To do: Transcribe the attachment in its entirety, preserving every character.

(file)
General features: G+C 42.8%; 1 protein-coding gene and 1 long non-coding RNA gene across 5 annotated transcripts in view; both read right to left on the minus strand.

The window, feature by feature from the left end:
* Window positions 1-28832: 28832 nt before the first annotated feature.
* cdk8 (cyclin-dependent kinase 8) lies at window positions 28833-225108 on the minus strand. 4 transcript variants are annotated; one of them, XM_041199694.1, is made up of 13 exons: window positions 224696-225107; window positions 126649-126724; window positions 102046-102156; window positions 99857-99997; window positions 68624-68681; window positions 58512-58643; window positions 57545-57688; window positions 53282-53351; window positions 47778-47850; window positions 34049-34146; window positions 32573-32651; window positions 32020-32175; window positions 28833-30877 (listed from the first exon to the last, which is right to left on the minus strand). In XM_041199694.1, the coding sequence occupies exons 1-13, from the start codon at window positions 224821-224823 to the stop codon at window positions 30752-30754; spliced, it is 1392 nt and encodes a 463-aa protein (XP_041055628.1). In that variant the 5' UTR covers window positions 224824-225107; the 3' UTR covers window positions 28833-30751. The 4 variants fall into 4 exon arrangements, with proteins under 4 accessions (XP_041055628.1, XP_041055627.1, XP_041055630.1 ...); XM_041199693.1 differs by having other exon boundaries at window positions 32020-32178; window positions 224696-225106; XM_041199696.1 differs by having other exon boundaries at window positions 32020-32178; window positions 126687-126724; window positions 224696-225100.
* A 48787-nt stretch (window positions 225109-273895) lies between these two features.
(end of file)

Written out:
General features: G+C 42.8%; 1 protein-coding gene and 1 long non-coding RNA gene across 5 annotated transcripts in view; both read right to left on the minus strand.

The window, feature by feature from the left end:
* Window positions 1-28832: 28832 nt before the first annotated feature.
* cdk8 (cyclin-dependent kinase 8) lies at window positions 28833-225108 on the minus strand. 4 transcript variants are annotated; one of them, XM_041199694.1, is made up of 13 exons: window positions 224696-225107; window positions 126649-126724; window positions 102046-102156; window positions 99857-99997; window positions 68624-68681; window positions 58512-58643; window positions 57545-57688; window positions 53282-53351; window positions 47778-47850; window positions 34049-34146; window positions 32573-32651; window positions 32020-32175; window positions 28833-30877 (listed from the first exon to the last, which is right to left on the minus strand). In XM_041199694.1, the coding sequence occupies exons 1-13, from the start codon at window positions 224821-224823 to the stop codon at window positions 30752-30754; spliced, it is 1392 nt and encodes a 463-aa protein (XP_041055628.1). In that variant the 5' UTR covers window positions 224824-225107; the 3' UTR covers window positions 28833-30751. The 4 variants fall into 4 exon arrangements, with proteins under 4 accessions (XP_041055628.1, XP_041055627.1, XP_041055630.1 ...); XM_041199693.1 differs by having other exon boundaries at window positions 32020-32178; window positions 224696-225106; XM_041199696.1 differs by having other exon boundaries at window positions 32020-32178; window positions 126687-126724; window positions 224696-225100.
* A 48787-nt stretch (window positions 225109-273895) lies between these two features.